Why did I get a 'Debug Assertion Failed' in this QGridLayout project?



  • I was trying out QGridLayout, and I wanted to see if I could place a grid layout within another grid layout. I made three pushbuttons, and placed 2 of them in a smallGrid. I added the smallGrid to the bigGrid, along with the last pushbutton I initialized. The program ran, but on exit, I got a window with an error that included this:

    |||||
    Microsoft Vistual C++ Runtime Library
    Debug Assertion Failed!
    ...
    Expression: _CrtlsValidHeapPointer(block)
    |||||

    Why did I get this error? The program still ran. Did I forget to add something when I made my QGridLayout instances?

    #include <QtWidgets>
    #include <QPushButton>
    
    int main(int argc, char *argv[]) {
        QApplication app(argc, argv);
        QWidget window;
        window.resize(320, 340);
        window.show();
    
        QPushButton a,b,c;
        a.setText("A");
        b.setText("B");
        c.setText("C");
        a.show();
        b.show();
        c.show();
    
        QGridLayout smallGrid;
        smallGrid.addWidget(&a,0,0);
        smallGrid.addWidget(&b,1,0);
    
        QGridLayout bigGrid;
        bigGrid.addLayout(&smallGrid,0,0);
        bigGrid.addWidget(&c,0,1);
    
        window.setLayout(&bigGrid);
    
        return app.exec();
    
    }
    

  • Qt Champions 2016

    :::Pure Guessing:::

    Hi

    smallGrid.addWidget(&a,0,0); This owns the widget. The layout will delete the Widget.

    QPushButton a,b,c; // this will be deleted when running out of scope.

    So a,b,c might be deleted twice. From layout and then from scope.

    You can fix this by newing the buttons or by using a widget and not main for the code.



  • Oh, ok. I didn't know widgets were deleted after addWidget. I tried placing all my code in a subclass of QWidget in a "header.h", then I put TestWidget widget; window.setLayout(&(widget.bigGrid)); in my main.cpp. It didn't work, still got the debug error. Was that what you meant by "using a widget"? Here's my class definition for TestWidget that I used. Also, what did you mean by "newing the buttons"? QPushButton doesn't seem to have a "renew" function with it.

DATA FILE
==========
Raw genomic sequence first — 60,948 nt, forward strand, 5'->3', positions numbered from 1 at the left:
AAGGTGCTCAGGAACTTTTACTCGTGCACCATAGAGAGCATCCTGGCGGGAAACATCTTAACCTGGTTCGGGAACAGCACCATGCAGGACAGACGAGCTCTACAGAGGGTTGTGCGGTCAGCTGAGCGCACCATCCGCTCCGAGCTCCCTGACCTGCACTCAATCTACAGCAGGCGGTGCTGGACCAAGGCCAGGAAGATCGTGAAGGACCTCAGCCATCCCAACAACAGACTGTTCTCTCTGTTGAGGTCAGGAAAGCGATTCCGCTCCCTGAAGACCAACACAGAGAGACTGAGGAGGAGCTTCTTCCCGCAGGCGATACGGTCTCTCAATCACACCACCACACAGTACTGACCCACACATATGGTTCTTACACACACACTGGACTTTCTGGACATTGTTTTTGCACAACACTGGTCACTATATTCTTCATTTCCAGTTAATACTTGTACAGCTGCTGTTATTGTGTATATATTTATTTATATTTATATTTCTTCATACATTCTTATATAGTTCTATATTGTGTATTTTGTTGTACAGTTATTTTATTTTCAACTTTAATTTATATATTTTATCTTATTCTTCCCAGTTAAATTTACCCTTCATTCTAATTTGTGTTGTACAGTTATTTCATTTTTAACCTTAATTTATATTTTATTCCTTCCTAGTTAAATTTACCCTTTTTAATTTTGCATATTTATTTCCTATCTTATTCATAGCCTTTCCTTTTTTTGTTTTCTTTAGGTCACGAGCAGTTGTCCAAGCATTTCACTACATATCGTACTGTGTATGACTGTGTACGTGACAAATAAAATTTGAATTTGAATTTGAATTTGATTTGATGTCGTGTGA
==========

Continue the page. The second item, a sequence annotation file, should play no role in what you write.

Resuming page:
class TestWidget: public QWidget {
        Q_OBJECT
    public:
        TestWidget(QWidget *parent = 0 ): QWidget(parent) {
            setup();
        }
    
        QPushButton a,b,c;
        QGridLayout smallGrid;
        QGridLayout bigGrid;
    
        void setup() {
            a.setText("Test");
            smallGrid.addWidget(&a,0,0);
            smallGrid.addWidget(&b,1,0);
            bigGrid.addLayout(&smallGrid,0,0);
            bigGrid.addWidget(&c,0,1);
        }
    };
    

  • Qt Champions 2016

    Hi
    Yes moving to widget seems much cleaner :) Good work.

    • Also, what did you mean by "newing the buttons"

    Sorry. badly told.
    What I mean is
    QPushButton *a = new QPushButton ();
    When you new it,
    it means that it would NOT be deleted by scope, only the layout / parent/owner.

    If you are not aware of Qt parent child ownership system, you best read up on it to avoid huge "ohhhh" experiences.
    http://doc.qt.io/qt-5/objecttrees.html

    Basically it means when you give it parent
    QPushButton *a = new QPushButton (this); // this is parent
    or add to layout
    That object now owns it and will delete it for you.



  • Oh ok, I'll look more into the link. It works now, both in main and in TestWidget class. Allocating on the stack has worked for me until this case, so I'll start allocating on the heap with "new". Thanks!


  • Qt Champions 2016

    @DragonautX
    There is nothing wrong with using the stack, ( at all)
    but one must understand the Owner system as not to crash.
    So often "new" the widgets to avoid deletion conflicts.
    But there are many cases where stack is pretty fine and issue-less.

    Like showing a dialog

    void Ask() {
    MyDialog Dia;
    Dia.exec(); // blocking
    ...
    }



  • Oh ok, so most of the time I can choose between either stack or heap. Looking at your link, in this case I guess the order of the widget initializations is important, but using "new" and the heap instead of the stack allows for constructors/destructors to be called in any order, allowing my project to run without errors.


  • Qt Champions 2016

    @DragonautX
    Yes, both stack and heap work
    but as you have seen , the auto delete system does require you to think
    slightly more about it when using the stack.


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